My church got into the act, but I think they all wanted to play ChurchVille. You know what I mean, whatever game-of-the-month it was. I could not have cared less about that. But I friended my church family and my former church family. I friended former co-workers. I friended the family of current co-workers. I found women named “Denise Kline” on Facebook (try it with your name!). Then there was the infamous “Derges NOT related” group. The numbers rose.

It goes without saying that I found classmates on Facebook. I friended them, and admittedly, directed them to our class web site. That was my intent. At one time I was friends with over 200 classmates.

But as I reached that 900 mark, I started thinking about this. I wrote some letters to (usually) the moms of the families. I thought they were the best to keep in touch with (read: would post pictures of the kids) in terms of the family. I was able to release the children, and still know what was going on. Usually I kept only one of my generation; there are a few exceptions, where I consider the husbands to be as good friends as their wives. I let go of former co-working situations. I even let go of some church friends!

With regard to my classmates, it’s only normal that some people are closer to me than others. We had our reunion; and with every person I “let go” on Facebook, I double-checked and made sure they were connected with the web site. If they weren’t, I kept them. I want the connection, somehow.

There are probably some who are offended. I just want to say this. I never made a “friend” that I didn’t want to be friends with; but at some point it was just redundant. I don’t need this here AND there. If it could possibly be said of me—I was overdosing on PEOPLE! It was time to make it more sensible.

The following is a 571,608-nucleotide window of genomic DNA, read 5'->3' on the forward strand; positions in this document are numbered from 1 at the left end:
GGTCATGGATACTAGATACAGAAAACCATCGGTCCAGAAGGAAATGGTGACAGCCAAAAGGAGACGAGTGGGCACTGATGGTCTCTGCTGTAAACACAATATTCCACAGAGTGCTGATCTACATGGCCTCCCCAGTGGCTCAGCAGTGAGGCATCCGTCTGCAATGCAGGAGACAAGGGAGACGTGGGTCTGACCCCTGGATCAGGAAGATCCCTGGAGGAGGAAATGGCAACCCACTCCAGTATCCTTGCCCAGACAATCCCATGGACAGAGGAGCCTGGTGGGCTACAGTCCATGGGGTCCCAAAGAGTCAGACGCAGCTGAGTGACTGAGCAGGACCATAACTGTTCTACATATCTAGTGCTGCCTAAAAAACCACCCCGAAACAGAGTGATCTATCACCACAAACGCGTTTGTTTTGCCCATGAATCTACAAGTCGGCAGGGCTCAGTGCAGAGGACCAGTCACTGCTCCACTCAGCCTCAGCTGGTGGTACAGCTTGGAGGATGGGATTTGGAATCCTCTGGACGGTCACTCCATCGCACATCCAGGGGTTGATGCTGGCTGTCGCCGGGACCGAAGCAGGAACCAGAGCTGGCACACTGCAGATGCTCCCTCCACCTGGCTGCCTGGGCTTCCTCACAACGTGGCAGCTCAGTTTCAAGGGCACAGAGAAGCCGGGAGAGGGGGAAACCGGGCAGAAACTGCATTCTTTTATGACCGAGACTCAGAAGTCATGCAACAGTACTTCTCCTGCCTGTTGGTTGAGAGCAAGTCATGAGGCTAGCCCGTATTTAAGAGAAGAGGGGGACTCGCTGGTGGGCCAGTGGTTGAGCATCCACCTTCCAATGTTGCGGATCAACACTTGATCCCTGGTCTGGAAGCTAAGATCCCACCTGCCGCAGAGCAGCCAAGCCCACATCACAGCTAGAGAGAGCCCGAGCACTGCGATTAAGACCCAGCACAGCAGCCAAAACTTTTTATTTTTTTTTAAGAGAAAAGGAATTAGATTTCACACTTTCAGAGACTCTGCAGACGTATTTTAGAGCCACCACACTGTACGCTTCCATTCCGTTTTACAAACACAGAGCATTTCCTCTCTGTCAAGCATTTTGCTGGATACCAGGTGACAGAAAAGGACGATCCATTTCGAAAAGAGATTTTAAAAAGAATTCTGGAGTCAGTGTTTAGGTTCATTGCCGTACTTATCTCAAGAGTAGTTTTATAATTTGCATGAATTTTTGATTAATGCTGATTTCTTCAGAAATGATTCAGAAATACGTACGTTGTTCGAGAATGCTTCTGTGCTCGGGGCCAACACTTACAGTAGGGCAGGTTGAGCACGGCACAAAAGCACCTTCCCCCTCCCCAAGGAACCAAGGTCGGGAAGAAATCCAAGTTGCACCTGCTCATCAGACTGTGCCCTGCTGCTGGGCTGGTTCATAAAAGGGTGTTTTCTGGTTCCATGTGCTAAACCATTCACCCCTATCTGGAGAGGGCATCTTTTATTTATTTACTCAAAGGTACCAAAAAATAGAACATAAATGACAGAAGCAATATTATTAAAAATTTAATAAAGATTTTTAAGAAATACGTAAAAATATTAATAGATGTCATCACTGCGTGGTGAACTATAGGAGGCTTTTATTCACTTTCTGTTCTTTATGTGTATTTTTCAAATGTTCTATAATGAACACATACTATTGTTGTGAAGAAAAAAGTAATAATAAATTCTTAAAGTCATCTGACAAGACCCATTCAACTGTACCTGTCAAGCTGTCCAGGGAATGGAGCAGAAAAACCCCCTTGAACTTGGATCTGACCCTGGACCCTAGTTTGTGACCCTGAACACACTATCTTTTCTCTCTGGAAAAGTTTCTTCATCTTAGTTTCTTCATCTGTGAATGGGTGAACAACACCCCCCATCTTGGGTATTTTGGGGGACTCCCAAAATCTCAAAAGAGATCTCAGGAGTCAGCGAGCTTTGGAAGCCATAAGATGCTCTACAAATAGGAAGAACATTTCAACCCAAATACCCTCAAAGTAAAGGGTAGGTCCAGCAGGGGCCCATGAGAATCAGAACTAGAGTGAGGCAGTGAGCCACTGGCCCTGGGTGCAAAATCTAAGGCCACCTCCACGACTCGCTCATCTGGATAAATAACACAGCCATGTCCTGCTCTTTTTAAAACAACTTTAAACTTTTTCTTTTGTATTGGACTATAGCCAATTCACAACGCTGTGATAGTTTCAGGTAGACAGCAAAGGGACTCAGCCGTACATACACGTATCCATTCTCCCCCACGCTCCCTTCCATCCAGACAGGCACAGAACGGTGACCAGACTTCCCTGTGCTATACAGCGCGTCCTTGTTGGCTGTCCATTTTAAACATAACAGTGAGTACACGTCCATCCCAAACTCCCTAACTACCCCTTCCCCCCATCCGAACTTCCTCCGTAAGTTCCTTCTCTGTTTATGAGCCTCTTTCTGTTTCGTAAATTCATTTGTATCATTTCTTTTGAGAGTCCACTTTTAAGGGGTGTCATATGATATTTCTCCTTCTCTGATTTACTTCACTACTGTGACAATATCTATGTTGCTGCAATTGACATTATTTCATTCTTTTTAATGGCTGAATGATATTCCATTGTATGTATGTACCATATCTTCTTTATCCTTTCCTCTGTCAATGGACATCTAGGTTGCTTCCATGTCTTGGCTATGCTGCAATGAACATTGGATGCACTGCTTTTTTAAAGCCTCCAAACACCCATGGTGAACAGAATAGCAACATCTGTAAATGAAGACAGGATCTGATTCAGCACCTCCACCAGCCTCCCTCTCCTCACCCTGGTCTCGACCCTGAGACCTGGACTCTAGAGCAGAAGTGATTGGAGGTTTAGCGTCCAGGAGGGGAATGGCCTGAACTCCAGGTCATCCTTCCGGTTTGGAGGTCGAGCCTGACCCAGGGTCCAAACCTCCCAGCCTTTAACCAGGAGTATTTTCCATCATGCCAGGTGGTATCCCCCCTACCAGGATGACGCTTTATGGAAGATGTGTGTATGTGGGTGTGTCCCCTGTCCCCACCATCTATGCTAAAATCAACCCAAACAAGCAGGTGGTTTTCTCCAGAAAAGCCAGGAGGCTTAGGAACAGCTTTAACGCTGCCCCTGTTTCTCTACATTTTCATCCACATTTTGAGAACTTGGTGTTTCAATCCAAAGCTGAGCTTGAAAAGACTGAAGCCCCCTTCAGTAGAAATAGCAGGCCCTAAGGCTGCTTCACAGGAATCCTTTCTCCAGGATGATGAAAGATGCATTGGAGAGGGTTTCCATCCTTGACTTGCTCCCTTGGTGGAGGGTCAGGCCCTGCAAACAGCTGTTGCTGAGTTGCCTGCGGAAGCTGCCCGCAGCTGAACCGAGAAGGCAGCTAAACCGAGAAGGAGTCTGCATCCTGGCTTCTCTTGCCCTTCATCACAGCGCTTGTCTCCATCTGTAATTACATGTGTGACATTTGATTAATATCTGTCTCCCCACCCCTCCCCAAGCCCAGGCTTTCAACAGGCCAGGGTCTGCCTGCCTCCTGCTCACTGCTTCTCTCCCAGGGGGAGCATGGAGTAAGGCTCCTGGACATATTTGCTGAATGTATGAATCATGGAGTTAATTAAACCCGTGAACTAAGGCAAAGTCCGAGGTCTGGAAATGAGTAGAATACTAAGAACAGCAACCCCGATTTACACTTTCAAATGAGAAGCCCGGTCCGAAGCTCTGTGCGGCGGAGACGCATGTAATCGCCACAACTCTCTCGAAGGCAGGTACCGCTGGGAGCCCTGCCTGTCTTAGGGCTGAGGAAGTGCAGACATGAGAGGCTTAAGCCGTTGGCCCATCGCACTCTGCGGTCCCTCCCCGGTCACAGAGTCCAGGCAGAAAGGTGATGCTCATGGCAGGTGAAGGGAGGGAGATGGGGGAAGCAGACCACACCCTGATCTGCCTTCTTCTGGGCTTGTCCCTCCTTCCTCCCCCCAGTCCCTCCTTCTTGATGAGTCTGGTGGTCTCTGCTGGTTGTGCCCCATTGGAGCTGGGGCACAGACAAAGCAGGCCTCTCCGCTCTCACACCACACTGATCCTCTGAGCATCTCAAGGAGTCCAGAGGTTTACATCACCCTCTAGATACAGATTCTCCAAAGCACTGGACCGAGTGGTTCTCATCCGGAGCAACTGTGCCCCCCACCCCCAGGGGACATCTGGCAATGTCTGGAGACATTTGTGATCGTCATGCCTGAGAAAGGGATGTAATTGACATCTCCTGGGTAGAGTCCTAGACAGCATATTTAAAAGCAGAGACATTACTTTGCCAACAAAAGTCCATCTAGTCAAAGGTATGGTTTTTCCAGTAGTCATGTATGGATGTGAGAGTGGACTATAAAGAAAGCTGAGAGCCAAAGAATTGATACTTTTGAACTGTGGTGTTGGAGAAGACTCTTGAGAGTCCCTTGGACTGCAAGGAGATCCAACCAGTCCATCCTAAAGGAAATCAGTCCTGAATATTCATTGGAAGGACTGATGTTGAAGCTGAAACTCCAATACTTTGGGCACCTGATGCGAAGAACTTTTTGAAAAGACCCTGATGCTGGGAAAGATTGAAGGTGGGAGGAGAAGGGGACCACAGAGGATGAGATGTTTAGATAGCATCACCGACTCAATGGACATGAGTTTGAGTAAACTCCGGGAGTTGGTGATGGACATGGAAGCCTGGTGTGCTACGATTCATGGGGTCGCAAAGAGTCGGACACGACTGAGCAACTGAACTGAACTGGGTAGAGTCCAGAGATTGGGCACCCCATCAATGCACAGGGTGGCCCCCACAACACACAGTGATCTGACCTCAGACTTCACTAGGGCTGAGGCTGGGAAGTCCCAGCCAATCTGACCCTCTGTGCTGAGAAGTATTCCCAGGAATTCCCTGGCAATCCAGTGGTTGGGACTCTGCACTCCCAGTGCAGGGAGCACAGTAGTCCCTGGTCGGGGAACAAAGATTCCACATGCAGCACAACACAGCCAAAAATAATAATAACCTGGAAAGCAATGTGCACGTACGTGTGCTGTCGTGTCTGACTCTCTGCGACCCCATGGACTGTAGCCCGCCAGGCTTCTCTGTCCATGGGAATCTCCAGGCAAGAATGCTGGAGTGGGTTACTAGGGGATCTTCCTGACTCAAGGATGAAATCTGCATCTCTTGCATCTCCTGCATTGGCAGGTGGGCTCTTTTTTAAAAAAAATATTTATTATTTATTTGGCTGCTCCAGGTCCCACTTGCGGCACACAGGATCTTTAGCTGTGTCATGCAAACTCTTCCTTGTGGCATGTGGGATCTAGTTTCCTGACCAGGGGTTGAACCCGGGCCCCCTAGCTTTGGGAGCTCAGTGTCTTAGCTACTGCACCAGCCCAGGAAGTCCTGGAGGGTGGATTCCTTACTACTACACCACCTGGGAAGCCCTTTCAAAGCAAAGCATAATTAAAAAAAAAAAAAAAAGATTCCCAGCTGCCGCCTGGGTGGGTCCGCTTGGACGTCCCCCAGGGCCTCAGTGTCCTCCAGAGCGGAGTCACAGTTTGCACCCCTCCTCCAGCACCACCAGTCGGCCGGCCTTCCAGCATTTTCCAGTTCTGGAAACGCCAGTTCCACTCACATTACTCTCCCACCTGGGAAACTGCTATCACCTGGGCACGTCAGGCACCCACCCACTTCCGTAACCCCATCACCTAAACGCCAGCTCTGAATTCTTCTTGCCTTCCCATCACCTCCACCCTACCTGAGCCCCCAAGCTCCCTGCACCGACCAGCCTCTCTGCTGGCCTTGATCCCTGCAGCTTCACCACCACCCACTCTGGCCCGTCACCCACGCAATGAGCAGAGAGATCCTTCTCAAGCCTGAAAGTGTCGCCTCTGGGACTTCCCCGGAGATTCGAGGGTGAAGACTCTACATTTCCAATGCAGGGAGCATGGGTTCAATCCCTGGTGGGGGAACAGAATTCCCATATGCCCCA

At the same time, I had over 550 names in my primary address book, at least 200 of which were classmates. I double-checked every one as I culled, did I have that information on the web site? If so, I had it. If you are reading this and you are still on my AOL instant messenger, you are truly in a select group of people. I whittled that down to almost nothing.

I cut my Facebook number in half. This is manageable. I can keep up with what is going on with the people who are closest to me. Family is family, forever. If I were to unfriend a family member, we would be having a conversation first! Others, may not be my BFF’s but in some way have “developed” the relationship through Facebook. Next month I am going to Wisconsin to see a classmate. About 30 minutes west of her home, lives a Facebook friend named Derge who is NOT related to my husband’s family.  She’s about my age and we have lots of things in common. We plan to meet. That’s a photo-op if I ever heard of one.

How far to take this is a different answer for each person. For me, the class web site will never become a chore; I REALLY love doing it! That is where I connect with classmates. My address book is family and business, with some others sprinkled in. Facebook is a hodgepodge, but it’s the people I interact with the most. The most pleasant surprise is my continued connection with Enon folks. My kids are out of school, but it’s still a tight-knit community. Just because I am paying taxes and voting in another jurisdiction, they have not tossed me out!

It may seem like an odd thing to say in a blog like this, but at some point even connecting can become too much! That’s where I was.  As a postscript, I want to add that I have not blocked anyone from messaging me on Facebook, and of course the web site too. I am still easy to get a hold of! Don’t hesitate to do that.

I have taken a huge step back. I needed to, but it doesn't mean I don't care.